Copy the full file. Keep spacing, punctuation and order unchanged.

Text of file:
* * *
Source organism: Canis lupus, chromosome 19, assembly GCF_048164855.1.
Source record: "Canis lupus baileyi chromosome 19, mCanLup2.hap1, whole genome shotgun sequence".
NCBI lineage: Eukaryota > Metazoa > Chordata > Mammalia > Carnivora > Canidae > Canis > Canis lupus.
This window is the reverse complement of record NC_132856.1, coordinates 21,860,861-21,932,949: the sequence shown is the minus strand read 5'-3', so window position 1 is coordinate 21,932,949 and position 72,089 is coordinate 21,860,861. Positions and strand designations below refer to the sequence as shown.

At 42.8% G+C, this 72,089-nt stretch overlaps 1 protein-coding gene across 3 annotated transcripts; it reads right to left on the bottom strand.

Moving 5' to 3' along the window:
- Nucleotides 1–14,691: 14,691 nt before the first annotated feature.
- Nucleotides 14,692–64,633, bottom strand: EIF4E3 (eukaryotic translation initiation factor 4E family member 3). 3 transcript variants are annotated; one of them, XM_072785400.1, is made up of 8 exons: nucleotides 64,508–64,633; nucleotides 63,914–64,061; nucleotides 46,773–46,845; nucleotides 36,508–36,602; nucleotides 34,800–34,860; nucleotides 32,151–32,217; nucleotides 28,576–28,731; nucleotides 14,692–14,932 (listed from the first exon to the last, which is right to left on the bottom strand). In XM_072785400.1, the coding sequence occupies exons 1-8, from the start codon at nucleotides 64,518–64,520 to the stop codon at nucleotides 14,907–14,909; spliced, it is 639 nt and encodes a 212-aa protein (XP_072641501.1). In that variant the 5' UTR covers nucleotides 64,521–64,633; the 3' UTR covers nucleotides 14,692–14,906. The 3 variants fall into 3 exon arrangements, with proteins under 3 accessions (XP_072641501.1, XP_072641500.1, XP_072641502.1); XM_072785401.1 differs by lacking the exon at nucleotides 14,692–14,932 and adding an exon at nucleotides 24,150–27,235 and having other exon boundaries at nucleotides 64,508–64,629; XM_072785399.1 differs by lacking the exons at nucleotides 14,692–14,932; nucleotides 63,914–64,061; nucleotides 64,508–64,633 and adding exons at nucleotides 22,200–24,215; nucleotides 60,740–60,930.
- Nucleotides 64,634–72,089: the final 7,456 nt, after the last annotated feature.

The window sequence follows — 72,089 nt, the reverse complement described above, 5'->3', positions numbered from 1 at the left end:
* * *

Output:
Source organism: Canis lupus, chromosome 19, assembly GCF_048164855.1.
Source record: "Canis lupus baileyi chromosome 19, mCanLup2.hap1, whole genome shotgun sequence".
NCBI lineage: Eukaryota > Metazoa > Chordata > Mammalia > Carnivora > Canidae > Canis > Canis lupus.
This window is the reverse complement of record NC_132856.1, coordinates 21,860,861-21,932,949: the sequence shown is the minus strand read 5'-3', so window position 1 is coordinate 21,932,949 and position 72,089 is coordinate 21,860,861. Positions and strand designations below refer to the sequence as shown.

At 42.8% G+C, this 72,089-nt stretch overlaps 1 protein-coding gene across 3 annotated transcripts; it reads right to left on the bottom strand.

Moving 5' to 3' along the window:
- Nucleotides 1–14,691: 14,691 nt before the first annotated feature.
- Nucleotides 14,692–64,633, bottom strand: EIF4E3 (eukaryotic translation initiation factor 4E family member 3). 3 transcript variants are annotated; one of them, XM_072785400.1, is made up of 8 exons: nucleotides 64,508–64,633; nucleotides 63,914–64,061; nucleotides 46,773–46,845; nucleotides 36,508–36,602; nucleotides 34,800–34,860; nucleotides 32,151–32,217; nucleotides 28,576–28,731; nucleotides 14,692–14,932 (listed from the first exon to the last, which is right to left on the bottom strand). In XM_072785400.1, the coding sequence occupies exons 1-8, from the start codon at nucleotides 64,518–64,520 to the stop codon at nucleotides 14,907–14,909; spliced, it is 639 nt and encodes a 212-aa protein (XP_072641501.1). In that variant the 5' UTR covers nucleotides 64,521–64,633; the 3' UTR covers nucleotides 14,692–14,906. The 3 variants fall into 3 exon arrangements, with proteins under 3 accessions (XP_072641501.1, XP_072641500.1, XP_072641502.1); XM_072785401.1 differs by lacking the exon at nucleotides 14,692–14,932 and adding an exon at nucleotides 24,150–27,235 and having other exon boundaries at nucleotides 64,508–64,629; XM_072785399.1 differs by lacking the exons at nucleotides 14,692–14,932; nucleotides 63,914–64,061; nucleotides 64,508–64,633 and adding exons at nucleotides 22,200–24,215; nucleotides 60,740–60,930.
- Nucleotides 64,634–72,089: the final 7,456 nt, after the last annotated feature.

The window sequence follows — 72,089 nt, the reverse complement described above, 5'->3', positions numbered from 1 at the left end: